Pop & Hiss

The L.A. Times music blog

« Previous Post | Pop & Hiss Home | Next Post »

Backtracking: 'Let Freedom Ring' includes civil-rights classics

January 19, 2009 |  7:20 pm

Nat_king_cole_300 Backtracking: Nat King Cole, Billie Holiday, James Brown and many others are heard on the three-disc boxed set.

If there was still skepticism six months ago that an African American could be elected president of the United States, imagine how unlikely the prospect felt to Nat King Cole a half-century ago when he recorded the song "We Are Americans Too."

Cole's recording session came just one month after some white supremacists assaulted him on stage during a concert in April 1956 in Montgomery, Ala. He never performed another concert in the South.

Because Cole's repertoire consisted almost entirely of love songs, "We Are Americans Too" was a dramatic change of pace -- though the song's message of brotherhood was expressed with an almost Sunday-school politeness. Sample lines from the song, which was written more than a decade earlier: "All our future is here / Everything we hold dear / We are Americans too."

Cole's record label, Capitol, never released "We Are Americans Too," but the song is one of several touching and revealing highlights of "Let Freedom Ring: The Music of the Civil Rights Movement," a three-disc boxed set that will be released Jan. 27 by Time Life.

In the set's liner notes, music historian Colin Escott says the label refused to release the single because "too much was at stake." Cole was, no doubt, already in discussions with NBC to become the first African American to host a network TV show, and any controversy over the single might have threatened the deal. The show did go on the air in November 1956, but lasted only a year because NBC couldn't find national sponsors.

Though the package's 57 other selections include such civil rights classics as Billie Holiday's "Strange Fruit," the Impressions' "People Get Ready" and James Brown's "Say It Loud -- I'm Black and I'm Proud, Part 1," some of the most absorbing moments are found in relatively unknown tracks that speak about injustice with alternating humor and outrage.

In his introduction to the set, socially conscious rapper Chuck D. writes about some of those lesser-known recordings. He stresses how these blues, gospel, folk and R&B songs were a constant source of inspiration and pride in the African American community. "Way before an iPod, these songs rang in my head as they navigated me through my near half a century life," he declares. "You don't get a black president overnight."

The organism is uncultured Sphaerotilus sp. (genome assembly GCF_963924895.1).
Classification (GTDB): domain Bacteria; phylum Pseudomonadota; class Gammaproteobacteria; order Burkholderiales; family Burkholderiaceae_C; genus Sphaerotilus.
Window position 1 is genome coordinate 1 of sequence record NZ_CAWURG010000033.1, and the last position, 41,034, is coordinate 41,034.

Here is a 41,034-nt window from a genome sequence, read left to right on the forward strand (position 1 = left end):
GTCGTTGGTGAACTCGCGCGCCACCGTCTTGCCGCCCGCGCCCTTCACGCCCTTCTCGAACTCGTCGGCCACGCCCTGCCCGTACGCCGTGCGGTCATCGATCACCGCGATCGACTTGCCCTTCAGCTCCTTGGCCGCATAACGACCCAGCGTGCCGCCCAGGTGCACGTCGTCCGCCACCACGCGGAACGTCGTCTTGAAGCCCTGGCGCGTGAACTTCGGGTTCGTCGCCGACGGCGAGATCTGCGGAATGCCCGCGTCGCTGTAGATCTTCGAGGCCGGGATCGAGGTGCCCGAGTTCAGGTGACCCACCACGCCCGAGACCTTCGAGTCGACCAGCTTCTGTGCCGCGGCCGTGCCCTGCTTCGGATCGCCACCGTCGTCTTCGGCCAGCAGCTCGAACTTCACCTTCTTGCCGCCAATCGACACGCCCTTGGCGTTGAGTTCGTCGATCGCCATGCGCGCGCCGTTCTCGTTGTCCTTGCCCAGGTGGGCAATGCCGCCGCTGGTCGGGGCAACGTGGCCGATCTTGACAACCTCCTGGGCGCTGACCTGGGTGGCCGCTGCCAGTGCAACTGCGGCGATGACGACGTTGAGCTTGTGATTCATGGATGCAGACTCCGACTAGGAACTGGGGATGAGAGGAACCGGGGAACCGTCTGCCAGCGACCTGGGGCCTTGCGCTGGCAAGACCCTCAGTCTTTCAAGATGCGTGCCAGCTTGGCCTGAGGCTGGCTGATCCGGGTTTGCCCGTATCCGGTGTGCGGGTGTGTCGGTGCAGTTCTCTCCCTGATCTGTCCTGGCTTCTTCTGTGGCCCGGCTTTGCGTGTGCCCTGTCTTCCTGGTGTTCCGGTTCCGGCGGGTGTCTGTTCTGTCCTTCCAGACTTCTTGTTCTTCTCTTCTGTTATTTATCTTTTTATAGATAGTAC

This collection would be a remarkable document anytime, but it is especially powerful when heard in the light of the inauguration of Barack Obama.

Various Artists "Let Freedom Ring: The Music of the Civil Rights Movement" (Time Life)

The music: The boxed set begins, appropriately, with the Southern Sons' 1941 recording of the old spiritual, "Go Down Moses." As Escott points out in his detailed liner notes, the song's arrangement features a smooth harmony that feels "closer to doo-wop than anything you'd hear in African-American churches down South."

Here are some of the highlights drawn from the less familiar material.

* Big Bill Broonzy's "When Do I Get to Be Called a Man?" Like many songs of the post-World War II years, this 1955 recording was in part a response to segregated conditions encountered in the military and when returning to civilian life. The song also has been called "I Wonder When Will I Get to Be Called a Man." In one key verse, Broonzy sings, "When I get back from overseas, we had a ball / But I meet the boss the very next day and he says, 'Boy, get you some overalls' / I wonder when will I get to be called a man / Do I have to wait until I get 93?"

* Brownie McGhee's "Black, Brown and White." This song was also written by Broonzy, and it, too, dealt with post-World War II conditions. He sings about what goes on in the employment line, "If you're white, you alright / If you're brown, stick around / But if you're black, oh brother / get back.' "

* Nina Simone's "Mississippi Goddam." Escott tells of Simone writing this song in 1963 after hearing about the murder of civil rights leader Medgar Evers in Mississippi. "I suddenly realized what it was to be black in America . . . it came as a rush of fury, hatred and determination." Sample lyric: "Alabama's gotten me so upset / Tennessee made me lose my rest / And everybody knows about Mississippi goddam."

* George Perkins & the Silver Stars' "Cryin' in the Streets, Part 1." Recorded just months after the Rev. Martin Luther King Jr. was assassinated in 1968, this mournful track features some chilling falsetto shrieks that convey the deep desperation and despair of the time.

* Lee Dorsey's "Yes, We Can." Long before will.i.am wrote a song based on Obama's campaign line, Allen Toussaint wrote this idealistic number for Dorsey, who had enjoyed success earlier with Toussaint's "Working in the Coal Mine." The record was only a modest R&B hit in 1970, but the song got a second life three years later when the Pointer Sisters' version (titled "Yes We Can Can") went into the pop top 20.

--Robert Hilburn

Backtracking is a monthly column devoted to CD reissues and other pop items of historical importance.

Credit: Los Angeles Times file photo

Comments 

Advertisement










Video